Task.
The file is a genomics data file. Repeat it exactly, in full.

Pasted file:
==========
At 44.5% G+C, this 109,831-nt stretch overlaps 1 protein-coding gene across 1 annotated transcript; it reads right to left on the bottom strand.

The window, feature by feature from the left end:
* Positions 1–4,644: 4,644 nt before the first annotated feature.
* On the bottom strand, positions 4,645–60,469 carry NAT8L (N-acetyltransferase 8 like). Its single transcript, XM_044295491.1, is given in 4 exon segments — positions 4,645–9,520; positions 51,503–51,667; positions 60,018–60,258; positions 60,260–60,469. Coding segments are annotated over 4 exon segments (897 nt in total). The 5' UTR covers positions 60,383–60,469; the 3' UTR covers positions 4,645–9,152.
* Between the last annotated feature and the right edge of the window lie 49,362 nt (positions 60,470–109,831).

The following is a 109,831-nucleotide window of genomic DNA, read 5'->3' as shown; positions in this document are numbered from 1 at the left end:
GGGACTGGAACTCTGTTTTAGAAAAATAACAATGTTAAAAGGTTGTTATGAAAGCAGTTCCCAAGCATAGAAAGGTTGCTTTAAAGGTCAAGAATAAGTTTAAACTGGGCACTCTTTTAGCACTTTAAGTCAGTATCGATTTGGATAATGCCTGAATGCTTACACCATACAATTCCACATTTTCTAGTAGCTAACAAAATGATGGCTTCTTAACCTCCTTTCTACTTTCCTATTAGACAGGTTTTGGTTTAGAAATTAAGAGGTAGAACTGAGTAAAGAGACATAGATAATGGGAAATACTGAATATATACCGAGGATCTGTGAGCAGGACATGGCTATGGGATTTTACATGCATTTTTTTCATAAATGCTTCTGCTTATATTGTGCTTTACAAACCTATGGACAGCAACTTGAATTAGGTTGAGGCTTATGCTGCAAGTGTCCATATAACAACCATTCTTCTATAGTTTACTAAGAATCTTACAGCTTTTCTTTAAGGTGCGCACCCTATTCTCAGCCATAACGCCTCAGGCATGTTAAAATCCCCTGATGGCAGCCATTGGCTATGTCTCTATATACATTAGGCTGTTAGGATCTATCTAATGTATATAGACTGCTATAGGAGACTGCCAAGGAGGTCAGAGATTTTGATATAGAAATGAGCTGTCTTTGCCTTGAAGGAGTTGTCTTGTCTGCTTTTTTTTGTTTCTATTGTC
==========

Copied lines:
At 44.5% G+C, this 109,831-nt stretch overlaps 1 protein-coding gene across 1 annotated transcript; it reads right to left on the bottom strand.

The window, feature by feature from the left end:
* Positions 1–4,644: 4,644 nt before the first annotated feature.
* On the bottom strand, positions 4,645–60,469 carry NAT8L (N-acetyltransferase 8 like). Its single transcript, XM_044295491.1, is given in 4 exon segments — positions 4,645–9,520; positions 51,503–51,667; positions 60,018–60,258; positions 60,260–60,469. Coding segments are annotated over 4 exon segments (897 nt in total). The 5' UTR covers positions 60,383–60,469; the 3' UTR covers positions 4,645–9,152.
* Between the last annotated feature and the right edge of the window lie 49,362 nt (positions 60,470–109,831).

The following is a 109,831-nucleotide window of genomic DNA, read 5'->3' as shown; positions in this document are numbered from 1 at the left end:
GGGACTGGAACTCTGTTTTAGAAAAATAACAATGTTAAAAGGTTGTTATGAAAGCAGTTCCCAAGCATAGAAAGGTTGCTTTAAAGGTCAAGAATAAGTTTAAACTGGGCACTCTTTTAGCACTTTAAGTCAGTATCGATTTGGATAATGCCTGAATGCTTACACCATACAATTCCACATTTTCTAGTAGCTAACAAAATGATGGCTTCTTAACCTCCTTTCTACTTTCCTATTAGACAGGTTTTGGTTTAGAAATTAAGAGGTAGAACTGAGTAAAGAGACATAGATAATGGGAAATACTGAATATATACCGAGGATCTGTGAGCAGGACATGGCTATGGGATTTTACATGCATTTTTTTCATAAATGCTTCTGCTTATATTGTGCTTTACAAACCTATGGACAGCAACTTGAATTAGGTTGAGGCTTATGCTGCAAGTGTCCATATAACAACCATTCTTCTATAGTTTACTAAGAATCTTACAGCTTTTCTTTAAGGTGCGCACCCTATTCTCAGCCATAACGCCTCAGGCATGTTAAAATCCCCTGATGGCAGCCATTGGCTATGTCTCTATATACATTAGGCTGTTAGGATCTATCTAATGTATATAGACTGCTATAGGAGACTGCCAAGGAGGTCAGAGATTTTGATATAGAAATGAGCTGTCTTTGCCTTGAAGGAGTTGTCTTGTCTGCTTTTTTTTGTTTCTATTGTC